Italy’s preparations for hosting this year’s Group of Seven major powers meetings have been hampered by the slow transition at the U.S. State Department, which has created decision-making bottlenecks, European diplomatic sources said.
The G7 draws together the United States, Japan, Germany, France, Britain, Italy and Canada, with countries taking it in turn to draw up agendas that they see as of pressing concern.
Italy holds the 2017 presidency and its objectives laid out this week appeared to put Rome on a collision course with U.S. President Donald Trump by promoting highly sensitive topics such as climate change, free trade and immigration initiatives.
The G7 foreign ministers meet in Tuscany on April 10-11, preparing for a leaders’ summit in Sicily at the end of May.
However, officials, who spoke on condition of anonymity because of the sensitivity of the issue, said efforts to reach an agreement on statements and strategy ahead of time – a normal part of pre-meeting G7 diplomacy – were going slowly.
The immediate concerns lay with the State Department, where new Secretary of State Rex Tillerson has left vacant numerous positions seen as vital to drafting summit accords.
“It’s very difficult to talk to someone who can give a straight answer because the ones who are there are ‘acting’ head of something and they’re not even very senior,” said a senior Italian government official involved in G7 diplomacy.
The White House has yet to nominate candidates for either of the two deputy secretary of state slots, beneath Tillerson. Further down the chain, all six of the department’s regional bureaus are led by acting assistant secretaries of state, while Trump has yet to appoint ambassadors to Italy or the Vatican.
“This has made it extremely difficult for us to prepare for the meeting,” the government official added.
A State Department official acknowledged that some positions had yet to be filled, but said that it was preparing for a “successful” series of G7 meetings.
“We continue to have a deep bench of experienced and capable staff members serving in key positions and working closely with their G7 counterparts, including our Italian hosts,” the official said.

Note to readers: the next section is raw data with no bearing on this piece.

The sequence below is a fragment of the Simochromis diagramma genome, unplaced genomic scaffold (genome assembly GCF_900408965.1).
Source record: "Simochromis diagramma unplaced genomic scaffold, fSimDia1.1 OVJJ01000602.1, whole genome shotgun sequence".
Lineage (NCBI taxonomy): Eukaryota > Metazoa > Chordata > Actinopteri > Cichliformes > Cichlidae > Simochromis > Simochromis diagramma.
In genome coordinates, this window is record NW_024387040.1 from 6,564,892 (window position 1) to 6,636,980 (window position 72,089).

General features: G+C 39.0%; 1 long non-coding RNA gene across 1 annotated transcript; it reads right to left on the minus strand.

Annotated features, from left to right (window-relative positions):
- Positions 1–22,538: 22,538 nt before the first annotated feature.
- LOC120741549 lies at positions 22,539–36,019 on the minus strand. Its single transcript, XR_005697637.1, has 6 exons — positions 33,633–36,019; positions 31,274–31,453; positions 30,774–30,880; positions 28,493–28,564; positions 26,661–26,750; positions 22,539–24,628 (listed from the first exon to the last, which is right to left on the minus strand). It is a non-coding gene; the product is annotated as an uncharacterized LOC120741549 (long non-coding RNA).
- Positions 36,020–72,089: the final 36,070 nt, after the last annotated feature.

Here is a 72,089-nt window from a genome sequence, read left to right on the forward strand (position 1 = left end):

A diplomat in another European capital also involved in G7 preparations said the department heads beneath the secretary of state were vital for getting approval for agendas, scheduling and the often delicate wording of policy statements.
“We no longer know who to talk to. It is slowing everything down,” he said, adding that any ambitious projects would struggle to take off given the confusion.
A senior diplomat in a third EU capital said: “Since President Trump took office, it has become very difficult to deal with the State Department on planning and we are still learning to work with that.”
The senior Italian diplomat leading behind-the-scenes G7 discussions, Raffaele Trombetta, said this week that Africa would play a prominent role in Italy’s summit agenda, with seven African leaders invited to join the talks in Sicily.
However, in a sign that Rome was lowering expectations for this year’s event, the Italian government was unlikely to launch any major funding initiative at a time when Trump is looking to slash back on U.S. foreign aid.
“Usually the G7 sets aside money for a particular cause, but this time it doesn’t look like there’s the will to do it. It’s not just the Americans. The Japanese don’t want one either,” said the Italian government source.
Trombetta said “trust” was the presidency slogan – trust between governments and their citizens, and between countries.
“There is also a need of renewed trust between the leaders who will be attending the summit,” he said, noting that the prime ministers of Britain and Italy and the presidents of France and the United States would be attending their first G7.
EU leaders worry Trump might undermine 70 years of strong trans-Atlantic ties and have been alarmed by his criticism of NATO, his support for trade protectionism, his rejection of climate change policies, and his anti-migrant rhetoric.
Flying into these headwinds, Trombetta said Italy wanted the G7 to reaffirm the importance of the 2015 Paris agreement, which obliges nations to curb global warming and which senior White House advisers have called on Trump to renounce.
Rome was also eager for a commitment “to fighting all forms of protectionism”, said Trombetta. However, he acknowledged that this might be hard to achieve, with the United States this month already breaking with a tradition of endorsing open trade at a meeting of G20 finance ministers in Germany.
“It is a highly political issue. I expect it will go up to the leaders. It will be dealt with by them at the Taormina summit … It will be one of the main points of tension of our presidency,” he said.
Italian Prime Minister Paolo Gentiloni is flying to the United States next month, in part to seek an understanding with Trump on the G7 agenda ahead of the Sicily summit.
But if Trump pushes back, he is unlikely to face strong resistance from Italy, which has made good relations with the United States the cornerstone of its foreign policy.
“We can argue with France, Germany and Britain, but never with America,” said another senior government official, who was not authorized to talk to the media. “We will do with Trump what we always do (with the Americans); find a way to get along with him.”
(Additional reporting by Arshad Mohammed and Yeganeh Torbati in Washington,; Robin Emmott in Brussels; editing by Giles Elgood)